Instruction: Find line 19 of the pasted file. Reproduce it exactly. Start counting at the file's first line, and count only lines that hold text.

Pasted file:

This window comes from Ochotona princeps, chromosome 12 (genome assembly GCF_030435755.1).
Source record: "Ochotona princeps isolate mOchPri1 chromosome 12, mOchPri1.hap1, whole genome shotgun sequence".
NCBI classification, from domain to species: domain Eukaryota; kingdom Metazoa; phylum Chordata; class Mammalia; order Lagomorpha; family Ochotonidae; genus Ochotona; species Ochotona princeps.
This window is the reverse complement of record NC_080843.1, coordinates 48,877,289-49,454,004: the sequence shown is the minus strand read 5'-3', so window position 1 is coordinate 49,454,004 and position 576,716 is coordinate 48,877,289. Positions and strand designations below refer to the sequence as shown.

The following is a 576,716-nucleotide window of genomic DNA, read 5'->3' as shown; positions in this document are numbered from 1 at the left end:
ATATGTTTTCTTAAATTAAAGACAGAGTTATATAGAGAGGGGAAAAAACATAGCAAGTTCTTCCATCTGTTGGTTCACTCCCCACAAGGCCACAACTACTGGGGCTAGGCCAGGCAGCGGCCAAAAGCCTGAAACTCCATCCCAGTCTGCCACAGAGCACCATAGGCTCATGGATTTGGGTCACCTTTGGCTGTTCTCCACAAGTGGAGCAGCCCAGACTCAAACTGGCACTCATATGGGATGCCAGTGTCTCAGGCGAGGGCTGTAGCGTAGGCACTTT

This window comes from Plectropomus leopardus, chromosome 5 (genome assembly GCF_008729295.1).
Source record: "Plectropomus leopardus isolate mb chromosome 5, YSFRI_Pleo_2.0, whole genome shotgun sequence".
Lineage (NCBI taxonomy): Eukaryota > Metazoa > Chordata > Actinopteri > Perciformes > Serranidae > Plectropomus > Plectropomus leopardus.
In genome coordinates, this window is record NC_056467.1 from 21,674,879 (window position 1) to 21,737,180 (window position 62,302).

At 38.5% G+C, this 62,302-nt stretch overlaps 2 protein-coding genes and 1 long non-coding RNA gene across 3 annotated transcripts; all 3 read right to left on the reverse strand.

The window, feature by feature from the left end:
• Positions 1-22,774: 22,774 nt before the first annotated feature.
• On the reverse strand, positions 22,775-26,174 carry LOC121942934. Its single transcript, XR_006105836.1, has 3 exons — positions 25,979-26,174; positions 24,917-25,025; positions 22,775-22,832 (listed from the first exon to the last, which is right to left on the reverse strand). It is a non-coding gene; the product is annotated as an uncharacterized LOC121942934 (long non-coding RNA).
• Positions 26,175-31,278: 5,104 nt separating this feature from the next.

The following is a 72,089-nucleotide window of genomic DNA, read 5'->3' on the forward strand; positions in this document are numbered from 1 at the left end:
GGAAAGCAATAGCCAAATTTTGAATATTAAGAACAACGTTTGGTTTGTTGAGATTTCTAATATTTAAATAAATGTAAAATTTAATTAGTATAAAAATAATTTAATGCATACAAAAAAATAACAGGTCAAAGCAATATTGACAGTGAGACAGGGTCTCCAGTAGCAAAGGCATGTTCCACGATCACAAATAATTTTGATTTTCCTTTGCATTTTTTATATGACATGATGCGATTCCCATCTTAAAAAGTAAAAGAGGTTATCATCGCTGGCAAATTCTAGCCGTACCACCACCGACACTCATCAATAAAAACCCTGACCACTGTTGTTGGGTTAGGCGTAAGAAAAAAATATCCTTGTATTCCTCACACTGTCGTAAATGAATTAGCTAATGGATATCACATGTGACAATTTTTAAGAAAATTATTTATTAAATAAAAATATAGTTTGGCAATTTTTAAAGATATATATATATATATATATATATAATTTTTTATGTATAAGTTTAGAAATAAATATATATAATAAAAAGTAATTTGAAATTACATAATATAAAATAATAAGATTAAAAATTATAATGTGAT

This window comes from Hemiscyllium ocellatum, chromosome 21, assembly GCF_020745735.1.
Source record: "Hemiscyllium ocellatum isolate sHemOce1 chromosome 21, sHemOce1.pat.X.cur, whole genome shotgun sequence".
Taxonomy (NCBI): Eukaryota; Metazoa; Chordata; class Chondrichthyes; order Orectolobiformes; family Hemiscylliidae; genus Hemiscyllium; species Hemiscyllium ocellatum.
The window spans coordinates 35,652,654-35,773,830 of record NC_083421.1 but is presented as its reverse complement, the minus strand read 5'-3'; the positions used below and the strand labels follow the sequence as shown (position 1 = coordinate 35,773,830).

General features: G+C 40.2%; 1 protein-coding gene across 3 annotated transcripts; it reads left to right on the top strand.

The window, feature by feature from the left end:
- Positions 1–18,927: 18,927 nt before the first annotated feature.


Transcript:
Source record: "Hemiscyllium ocellatum isolate sHemOce1 chromosome 21, sHemOce1.pat.X.cur, whole genome shotgun sequence".